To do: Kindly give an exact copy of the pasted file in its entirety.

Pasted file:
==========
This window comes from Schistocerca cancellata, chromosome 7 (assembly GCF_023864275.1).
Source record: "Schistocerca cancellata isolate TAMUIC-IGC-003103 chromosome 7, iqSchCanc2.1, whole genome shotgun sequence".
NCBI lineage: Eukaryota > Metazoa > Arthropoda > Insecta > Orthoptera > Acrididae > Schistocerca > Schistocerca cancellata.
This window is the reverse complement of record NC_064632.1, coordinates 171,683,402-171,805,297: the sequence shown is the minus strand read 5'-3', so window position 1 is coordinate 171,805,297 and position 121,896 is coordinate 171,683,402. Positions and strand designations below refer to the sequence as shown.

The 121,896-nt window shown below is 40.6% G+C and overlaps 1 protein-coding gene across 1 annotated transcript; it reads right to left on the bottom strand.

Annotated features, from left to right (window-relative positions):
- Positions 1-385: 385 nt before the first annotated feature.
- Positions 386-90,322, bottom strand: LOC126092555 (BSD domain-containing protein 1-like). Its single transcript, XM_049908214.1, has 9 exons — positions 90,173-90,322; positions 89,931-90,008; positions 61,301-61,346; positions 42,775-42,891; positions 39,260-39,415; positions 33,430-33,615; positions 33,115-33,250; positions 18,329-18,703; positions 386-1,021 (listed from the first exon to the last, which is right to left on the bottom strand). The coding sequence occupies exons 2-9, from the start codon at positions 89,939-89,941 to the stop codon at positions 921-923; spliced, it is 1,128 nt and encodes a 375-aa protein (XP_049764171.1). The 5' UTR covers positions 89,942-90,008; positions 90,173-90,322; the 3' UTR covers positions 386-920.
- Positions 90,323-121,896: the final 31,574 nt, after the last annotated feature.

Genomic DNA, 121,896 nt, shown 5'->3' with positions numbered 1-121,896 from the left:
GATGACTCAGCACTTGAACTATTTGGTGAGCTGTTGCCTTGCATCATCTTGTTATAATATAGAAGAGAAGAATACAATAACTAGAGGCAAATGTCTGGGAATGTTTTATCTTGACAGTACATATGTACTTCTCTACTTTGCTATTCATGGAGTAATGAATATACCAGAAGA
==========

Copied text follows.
This window comes from Schistocerca cancellata, chromosome 7 (assembly GCF_023864275.1).
Source record: "Schistocerca cancellata isolate TAMUIC-IGC-003103 chromosome 7, iqSchCanc2.1, whole genome shotgun sequence".
NCBI lineage: Eukaryota > Metazoa > Arthropoda > Insecta > Orthoptera > Acrididae > Schistocerca > Schistocerca cancellata.
This window is the reverse complement of record NC_064632.1, coordinates 171,683,402-171,805,297: the sequence shown is the minus strand read 5'-3', so window position 1 is coordinate 171,805,297 and position 121,896 is coordinate 171,683,402. Positions and strand designations below refer to the sequence as shown.

The 121,896-nt window shown below is 40.6% G+C and overlaps 1 protein-coding gene across 1 annotated transcript; it reads right to left on the bottom strand.

Annotated features, from left to right (window-relative positions):
- Positions 1-385: 385 nt before the first annotated feature.
- Positions 386-90,322, bottom strand: LOC126092555 (BSD domain-containing protein 1-like). Its single transcript, XM_049908214.1, has 9 exons — positions 90,173-90,322; positions 89,931-90,008; positions 61,301-61,346; positions 42,775-42,891; positions 39,260-39,415; positions 33,430-33,615; positions 33,115-33,250; positions 18,329-18,703; positions 386-1,021 (listed from the first exon to the last, which is right to left on the bottom strand). The coding sequence occupies exons 2-9, from the start codon at positions 89,939-89,941 to the stop codon at positions 921-923; spliced, it is 1,128 nt and encodes a 375-aa protein (XP_049764171.1). The 5' UTR covers positions 89,942-90,008; positions 90,173-90,322; the 3' UTR covers positions 386-920.
- Positions 90,323-121,896: the final 31,574 nt, after the last annotated feature.

Genomic DNA, 121,896 nt, shown 5'->3' with positions numbered 1-121,896 from the left:
GATGACTCAGCACTTGAACTATTTGGTGAGCTGTTGCCTTGCATCATCTTGTTATAATATAGAAGAGAAGAATACAATAACTAGAGGCAAATGTCTGGGAATGTTTTATCTTGACAGTACATATGTACTTCTCTACTTTGCTATTCATGGAGTAATGAATATACCAGAAGA